[News] The US, Colombia & the Spread of the Death Squad State

Anti-Imperialist News news at freedomarchives.org
Fri May 23 12:11:30 EDT 2014

Weekend Edition May 23-25, 2014

*The False-Positive Nightmare*

  The U.S., Colombia & the Spread of the Death Squad State


Colombia continues to be ground zero for the U.S.'s crimes against Latin 
America, and its continued quest to subjugate the region.   Several 
recent events, virtually uncovered in the mainstream press, underscore 
this reality.

First, Human Rights Watch (HRW) released a report just this week 
detailing the grisly practices of paramilitary death squads in the port 
town of Buenaventura. [1]   These practices by the paramilitaries which 
act with impunity and with the tacit support of the local police, 
include disappearances of hundreds of civilians; forced displacement; 
and the dismemberment of individuals, while they are still alive, in 
local "chop houses."   That the port town of Buenaventura was to be the 
model city of the U.S.-Colombia Free Trade Agreement is instructive as 
to what the wages of free trade truly are.   Jose Vivanco of HRW called 
Buenaventura "the scandal" of Colombia.   Sadly, it is not Colombia's 
only one.

Thus, this past weekend, the VI Division of the Colombian Army entered 
the peasant town of /Alto Amarradero/, Ipiales in the middle of the 
night, and, without warrant and in cold blood, gunned down four 
civilians, including a 15-year old boy.  Those killed were  Deivi López 
Ortega, José Antonio Acanamejoy, Brayan Yatacue Secue and José Yiner 
Esterilla --- all members of the FENSUAGRO agricultural union.  [2]

The Army then displayed the bodies of those murdered for all to see, and 
falsely claimed that they were the bodies of guerillas killed in combat.

These are the latest victims of the ongoing "false positive" phenomenon 
in which nearly 6,000 civilians have been killed by the Colombian 
military and then falsely passed off as guerillas in order to justify 
the continued counterinsurgency program in Colombia and the U.S. aid 
that funds it.  As my Colombian friend, Father Francisco de Roux, S.J., 
recently stated at a peace conference in Washington, "if these 'false 
positive' killings had happened anywhere else, they would have been a 
scandal!"  However, having happened in Colombia, the U.S.'s closest ally 
in the Western Hemisphere, the killings have elicited a collective yawn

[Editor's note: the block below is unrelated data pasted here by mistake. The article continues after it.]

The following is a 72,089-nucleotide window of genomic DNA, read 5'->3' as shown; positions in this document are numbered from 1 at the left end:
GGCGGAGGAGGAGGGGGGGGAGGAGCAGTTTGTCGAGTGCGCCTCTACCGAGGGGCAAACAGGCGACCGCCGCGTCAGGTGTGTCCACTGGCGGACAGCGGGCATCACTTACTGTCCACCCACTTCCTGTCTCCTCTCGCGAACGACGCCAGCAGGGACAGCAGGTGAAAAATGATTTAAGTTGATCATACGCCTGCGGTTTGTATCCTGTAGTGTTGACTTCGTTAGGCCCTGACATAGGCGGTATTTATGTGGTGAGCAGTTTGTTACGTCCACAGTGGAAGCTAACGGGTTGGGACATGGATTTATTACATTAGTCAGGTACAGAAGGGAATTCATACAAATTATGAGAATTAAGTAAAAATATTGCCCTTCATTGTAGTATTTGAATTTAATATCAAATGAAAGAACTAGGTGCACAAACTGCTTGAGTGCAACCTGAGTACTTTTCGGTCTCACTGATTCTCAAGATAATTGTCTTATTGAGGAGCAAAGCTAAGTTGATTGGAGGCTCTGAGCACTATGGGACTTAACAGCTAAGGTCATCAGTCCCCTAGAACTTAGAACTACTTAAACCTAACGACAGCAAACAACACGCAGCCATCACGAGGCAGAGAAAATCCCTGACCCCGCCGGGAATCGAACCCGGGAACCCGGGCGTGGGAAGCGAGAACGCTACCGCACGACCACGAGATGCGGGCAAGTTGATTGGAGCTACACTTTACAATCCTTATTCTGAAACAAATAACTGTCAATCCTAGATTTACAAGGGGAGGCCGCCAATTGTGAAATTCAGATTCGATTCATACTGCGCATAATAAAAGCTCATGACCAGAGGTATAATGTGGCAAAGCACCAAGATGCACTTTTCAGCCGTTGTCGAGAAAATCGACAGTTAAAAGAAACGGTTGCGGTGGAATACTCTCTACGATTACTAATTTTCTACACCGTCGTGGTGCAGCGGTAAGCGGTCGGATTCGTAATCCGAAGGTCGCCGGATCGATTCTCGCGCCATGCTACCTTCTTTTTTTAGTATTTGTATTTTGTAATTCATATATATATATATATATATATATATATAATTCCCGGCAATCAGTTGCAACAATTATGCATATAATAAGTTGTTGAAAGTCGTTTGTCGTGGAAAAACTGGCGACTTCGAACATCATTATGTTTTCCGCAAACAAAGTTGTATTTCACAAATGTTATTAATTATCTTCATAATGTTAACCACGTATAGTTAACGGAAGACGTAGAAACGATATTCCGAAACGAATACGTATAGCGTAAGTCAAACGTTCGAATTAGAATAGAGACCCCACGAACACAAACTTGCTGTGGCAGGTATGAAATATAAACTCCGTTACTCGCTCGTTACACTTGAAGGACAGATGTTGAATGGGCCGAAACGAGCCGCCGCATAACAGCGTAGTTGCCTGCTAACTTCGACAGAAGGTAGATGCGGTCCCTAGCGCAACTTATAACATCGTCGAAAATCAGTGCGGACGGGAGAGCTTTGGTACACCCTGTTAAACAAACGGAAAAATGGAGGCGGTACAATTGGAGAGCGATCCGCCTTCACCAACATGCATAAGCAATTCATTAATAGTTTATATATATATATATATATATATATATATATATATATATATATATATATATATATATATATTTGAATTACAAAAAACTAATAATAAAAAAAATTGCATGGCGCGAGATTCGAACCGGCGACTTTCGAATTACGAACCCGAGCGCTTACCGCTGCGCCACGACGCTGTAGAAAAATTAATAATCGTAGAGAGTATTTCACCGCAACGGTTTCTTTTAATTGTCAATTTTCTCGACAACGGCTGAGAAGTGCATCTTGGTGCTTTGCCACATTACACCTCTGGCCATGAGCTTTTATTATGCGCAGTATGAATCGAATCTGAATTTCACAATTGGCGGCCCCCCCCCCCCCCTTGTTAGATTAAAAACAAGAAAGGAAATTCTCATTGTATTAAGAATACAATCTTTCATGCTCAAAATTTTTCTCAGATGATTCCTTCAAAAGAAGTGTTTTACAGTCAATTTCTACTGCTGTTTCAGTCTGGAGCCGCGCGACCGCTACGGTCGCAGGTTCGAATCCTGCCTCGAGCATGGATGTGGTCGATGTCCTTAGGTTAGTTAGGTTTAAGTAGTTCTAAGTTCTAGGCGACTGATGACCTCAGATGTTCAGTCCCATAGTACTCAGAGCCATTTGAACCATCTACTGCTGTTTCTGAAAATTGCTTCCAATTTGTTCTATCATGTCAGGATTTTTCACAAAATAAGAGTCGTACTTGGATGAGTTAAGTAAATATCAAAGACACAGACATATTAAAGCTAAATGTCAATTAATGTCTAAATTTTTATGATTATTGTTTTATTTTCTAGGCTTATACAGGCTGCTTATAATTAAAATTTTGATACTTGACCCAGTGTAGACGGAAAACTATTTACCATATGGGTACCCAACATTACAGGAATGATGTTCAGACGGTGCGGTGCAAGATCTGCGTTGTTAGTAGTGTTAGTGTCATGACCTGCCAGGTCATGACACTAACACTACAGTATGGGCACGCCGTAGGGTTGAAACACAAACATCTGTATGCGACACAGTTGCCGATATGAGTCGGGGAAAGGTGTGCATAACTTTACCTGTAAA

from the media and policy-makers.

A damning report just released by the Fellowship of Reconciliation -- a 
report which, in a just world, would have been covered on the front page 
of /The New York Times/ --- demonstrates how there is a direct 
correlation between U.S. military funding and training, particularly at 
the School of the Americas (aka, WHINSEC), and the incidence of human 
rights abuses, including "false positive" killings.  [3]

As to the latter issue, the report concluded that "[o]f the 25 Colombian 
WHINSEC instructors and graduates for which any subsequent information 
was available, 12 of them -- 48% --- had either been charged with a 
serious crime or commanded units whose members had reportedly committed 
multiple extrajudicial killings."    Moreover, "[s]ome of the officers 
with the largest number of civilian killings committed under their 
command (Generals Lasprilla, Rodriguez Clavijo, and Montoya, and Colonel 
Mejia) received significantly more U.S. training, on average than other 
officers" during the high water mark of the "false positive" scandal.

How revealing, then, that, as reported by the Washington Office on Latin 
America (WOLA), the head of the U.S.'s Southern Command, General John 
Kelly, recently explained to a Congressional hearing that the U.S. is 
utilizing Colombian military personnel to do military training in other 
Latin American countries in order to get around human rights 
restrictions which prevent the U.S. from doing the training directly.  [4]

As Kelly explained, in a moment of candor:

    "The beauty of having a Colombia -- they're such good partners,
    particularly in the military realm, they're such good partners with
    us. When we ask them to go somewhere else and train the Mexicans,
    the Hondurans, the Guatemalans, the Panamanians, they will do it
    almost without asking. And they'll do it on their own. They're so
    appreciative of what we did for them. And what we did for them was,
    really, to encourage them for 20 years and they've done such a
    magnificent job.   . . . /But that's why it's important for them to
    go, because I'm--at least on the military side--restricted from
    working with some of these countries because of limitations/ that
    are, that are really based on past sins. And I'll let it go at that."

In other words, the U.S. is exporting the abysmal practices of the 
Colombian military -- practices the U.S. has trained them in to begin 
with --- throughout the region.   Sadly, the silence in response to this 
nightmare reality is deafening.

/*Daniel Kovalik* is labor and human rights lawyer and teaches 
International Human Rights at the University of Pittsburgh School of Law./

/*Notes.* /

[1] http://www.hrw.org/reports/2014/03/20/crisis-buenaventura

[2] http://www.derechos.org/nizkor/colombia/doc/indig48.html



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